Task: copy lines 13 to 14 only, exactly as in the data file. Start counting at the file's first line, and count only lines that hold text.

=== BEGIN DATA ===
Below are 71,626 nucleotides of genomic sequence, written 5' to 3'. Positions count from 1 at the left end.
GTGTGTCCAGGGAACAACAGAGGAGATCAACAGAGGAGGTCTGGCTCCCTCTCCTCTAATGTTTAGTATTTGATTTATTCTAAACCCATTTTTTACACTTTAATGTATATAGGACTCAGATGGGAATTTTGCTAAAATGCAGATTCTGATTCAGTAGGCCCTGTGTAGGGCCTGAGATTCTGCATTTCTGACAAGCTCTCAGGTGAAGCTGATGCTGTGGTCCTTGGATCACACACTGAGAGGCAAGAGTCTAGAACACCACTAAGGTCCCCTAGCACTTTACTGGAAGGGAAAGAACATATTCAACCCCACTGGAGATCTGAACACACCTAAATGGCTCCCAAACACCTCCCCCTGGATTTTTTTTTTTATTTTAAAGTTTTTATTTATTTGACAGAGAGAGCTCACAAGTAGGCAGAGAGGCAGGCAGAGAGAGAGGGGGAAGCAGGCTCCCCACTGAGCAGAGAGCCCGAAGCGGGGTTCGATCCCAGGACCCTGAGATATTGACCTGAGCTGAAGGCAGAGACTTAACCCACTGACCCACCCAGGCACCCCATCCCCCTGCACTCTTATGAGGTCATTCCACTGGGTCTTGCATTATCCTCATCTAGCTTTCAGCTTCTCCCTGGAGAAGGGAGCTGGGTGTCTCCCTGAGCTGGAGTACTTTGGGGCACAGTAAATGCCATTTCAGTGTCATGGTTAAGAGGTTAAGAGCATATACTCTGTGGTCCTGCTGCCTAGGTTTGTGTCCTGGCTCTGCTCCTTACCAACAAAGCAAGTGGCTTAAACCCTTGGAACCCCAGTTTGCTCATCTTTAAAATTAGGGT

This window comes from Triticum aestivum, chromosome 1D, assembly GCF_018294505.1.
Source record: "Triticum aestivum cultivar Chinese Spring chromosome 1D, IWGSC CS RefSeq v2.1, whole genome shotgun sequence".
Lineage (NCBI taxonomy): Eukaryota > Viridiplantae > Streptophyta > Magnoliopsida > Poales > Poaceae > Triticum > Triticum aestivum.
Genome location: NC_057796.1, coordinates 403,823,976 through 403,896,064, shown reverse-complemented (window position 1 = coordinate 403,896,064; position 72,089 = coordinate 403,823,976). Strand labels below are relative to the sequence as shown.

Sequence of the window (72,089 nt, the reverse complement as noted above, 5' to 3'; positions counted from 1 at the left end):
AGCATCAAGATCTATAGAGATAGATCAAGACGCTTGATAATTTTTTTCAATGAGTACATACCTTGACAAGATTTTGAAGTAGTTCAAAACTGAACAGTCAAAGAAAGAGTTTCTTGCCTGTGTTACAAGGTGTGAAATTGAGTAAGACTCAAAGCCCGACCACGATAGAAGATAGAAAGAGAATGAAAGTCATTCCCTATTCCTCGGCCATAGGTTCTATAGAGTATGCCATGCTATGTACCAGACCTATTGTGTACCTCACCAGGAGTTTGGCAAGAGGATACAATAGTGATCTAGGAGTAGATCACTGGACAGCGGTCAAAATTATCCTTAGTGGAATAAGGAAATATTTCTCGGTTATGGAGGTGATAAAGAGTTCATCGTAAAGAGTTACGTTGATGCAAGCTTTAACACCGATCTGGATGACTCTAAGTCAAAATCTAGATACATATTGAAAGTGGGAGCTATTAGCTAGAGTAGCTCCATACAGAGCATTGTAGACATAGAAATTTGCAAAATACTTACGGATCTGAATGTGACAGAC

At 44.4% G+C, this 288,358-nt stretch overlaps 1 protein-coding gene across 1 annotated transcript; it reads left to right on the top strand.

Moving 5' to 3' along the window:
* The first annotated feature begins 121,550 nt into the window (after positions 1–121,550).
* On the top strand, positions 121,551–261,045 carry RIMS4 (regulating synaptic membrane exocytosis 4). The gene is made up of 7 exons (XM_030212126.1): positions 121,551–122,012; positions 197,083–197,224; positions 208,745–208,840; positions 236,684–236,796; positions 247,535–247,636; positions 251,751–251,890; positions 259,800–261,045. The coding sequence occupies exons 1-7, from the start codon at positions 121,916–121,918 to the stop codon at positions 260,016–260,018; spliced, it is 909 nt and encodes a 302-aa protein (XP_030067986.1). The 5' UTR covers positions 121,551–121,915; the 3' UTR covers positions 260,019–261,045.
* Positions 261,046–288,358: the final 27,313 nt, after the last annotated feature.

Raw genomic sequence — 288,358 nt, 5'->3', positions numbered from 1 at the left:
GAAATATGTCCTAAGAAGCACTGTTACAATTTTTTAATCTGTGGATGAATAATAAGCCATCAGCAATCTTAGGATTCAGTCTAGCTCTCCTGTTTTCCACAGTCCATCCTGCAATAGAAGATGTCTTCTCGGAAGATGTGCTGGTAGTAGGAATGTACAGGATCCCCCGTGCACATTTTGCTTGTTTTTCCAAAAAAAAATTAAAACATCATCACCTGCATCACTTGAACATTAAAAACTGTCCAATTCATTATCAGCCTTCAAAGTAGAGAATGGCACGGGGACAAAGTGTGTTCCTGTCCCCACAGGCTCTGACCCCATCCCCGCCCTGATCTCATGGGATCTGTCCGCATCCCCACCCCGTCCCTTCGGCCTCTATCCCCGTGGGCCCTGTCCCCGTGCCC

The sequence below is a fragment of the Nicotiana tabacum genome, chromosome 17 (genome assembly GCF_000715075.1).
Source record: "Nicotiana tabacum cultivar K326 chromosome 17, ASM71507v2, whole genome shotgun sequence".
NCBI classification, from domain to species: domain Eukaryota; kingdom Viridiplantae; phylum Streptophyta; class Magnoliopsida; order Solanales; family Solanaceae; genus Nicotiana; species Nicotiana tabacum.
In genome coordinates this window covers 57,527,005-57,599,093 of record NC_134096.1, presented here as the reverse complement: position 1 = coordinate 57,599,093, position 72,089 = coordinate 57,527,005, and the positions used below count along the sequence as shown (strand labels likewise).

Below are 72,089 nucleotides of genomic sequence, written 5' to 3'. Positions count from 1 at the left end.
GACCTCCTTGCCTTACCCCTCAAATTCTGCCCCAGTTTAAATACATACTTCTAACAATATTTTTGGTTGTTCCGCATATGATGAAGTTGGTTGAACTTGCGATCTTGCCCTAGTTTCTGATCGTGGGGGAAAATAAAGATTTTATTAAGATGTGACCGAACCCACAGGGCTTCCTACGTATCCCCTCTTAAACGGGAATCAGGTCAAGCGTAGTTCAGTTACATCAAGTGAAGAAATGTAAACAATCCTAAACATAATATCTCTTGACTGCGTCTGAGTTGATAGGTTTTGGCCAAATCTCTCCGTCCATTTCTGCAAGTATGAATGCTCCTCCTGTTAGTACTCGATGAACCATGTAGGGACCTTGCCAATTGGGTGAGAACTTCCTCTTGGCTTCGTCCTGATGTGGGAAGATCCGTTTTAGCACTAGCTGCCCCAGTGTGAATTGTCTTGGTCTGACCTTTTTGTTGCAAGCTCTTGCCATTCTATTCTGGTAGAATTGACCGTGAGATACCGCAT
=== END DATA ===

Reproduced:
* Positions 261,046–288,358: the final 27,313 nt, after the last annotated feature.

Raw genomic sequence — 288,358 nt, 5'->3', positions numbered from 1 at the left: